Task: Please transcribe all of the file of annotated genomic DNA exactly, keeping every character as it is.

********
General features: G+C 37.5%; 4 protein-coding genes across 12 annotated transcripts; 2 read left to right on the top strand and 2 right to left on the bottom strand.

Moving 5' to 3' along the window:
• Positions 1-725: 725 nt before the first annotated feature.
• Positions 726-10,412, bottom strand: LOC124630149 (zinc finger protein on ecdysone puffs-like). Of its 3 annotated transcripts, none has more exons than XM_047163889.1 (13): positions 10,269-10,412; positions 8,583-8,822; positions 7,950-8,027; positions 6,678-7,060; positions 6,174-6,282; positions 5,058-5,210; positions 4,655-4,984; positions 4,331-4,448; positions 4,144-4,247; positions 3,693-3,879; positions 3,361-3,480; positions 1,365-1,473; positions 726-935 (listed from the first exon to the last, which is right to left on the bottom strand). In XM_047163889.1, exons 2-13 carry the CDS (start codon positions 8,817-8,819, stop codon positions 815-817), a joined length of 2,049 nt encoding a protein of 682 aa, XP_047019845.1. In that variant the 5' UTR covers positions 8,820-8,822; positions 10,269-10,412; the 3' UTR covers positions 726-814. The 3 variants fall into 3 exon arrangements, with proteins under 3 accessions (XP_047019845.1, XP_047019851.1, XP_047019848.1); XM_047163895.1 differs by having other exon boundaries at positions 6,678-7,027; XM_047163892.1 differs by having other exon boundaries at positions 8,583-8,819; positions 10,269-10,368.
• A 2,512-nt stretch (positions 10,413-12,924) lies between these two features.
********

General features: G+C 37.5%; 4 protein-coding genes across 12 annotated transcripts; 2 read left to right on the top strand and 2 right to left on the bottom strand.

Moving 5' to 3' along the window:
• Positions 1-725: 725 nt before the first annotated feature.
• Positions 726-10,412, bottom strand: LOC124630149 (zinc finger protein on ecdysone puffs-like). Of its 3 annotated transcripts, none has more exons than XM_047163889.1 (13): positions 10,269-10,412; positions 8,583-8,822; positions 7,950-8,027; positions 6,678-7,060; positions 6,174-6,282; positions 5,058-5,210; positions 4,655-4,984; positions 4,331-4,448; positions 4,144-4,247; positions 3,693-3,879; positions 3,361-3,480; positions 1,365-1,473; positions 726-935 (listed from the first exon to the last, which is right to left on the bottom strand). In XM_047163889.1, exons 2-13 carry the CDS (start codon positions 8,817-8,819, stop codon positions 815-817), a joined length of 2,049 nt encoding a protein of 682 aa, XP_047019845.1. In that variant the 5' UTR covers positions 8,820-8,822; positions 10,269-10,412; the 3' UTR covers positions 726-814. The 3 variants fall into 3 exon arrangements, with proteins under 3 accessions (XP_047019845.1, XP_047019851.1, XP_047019848.1); XM_047163895.1 differs by having other exon boundaries at positions 6,678-7,027; XM_047163892.1 differs by having other exon boundaries at positions 8,583-8,819; positions 10,269-10,368.
• A 2,512-nt stretch (positions 10,413-12,924) lies between these two features.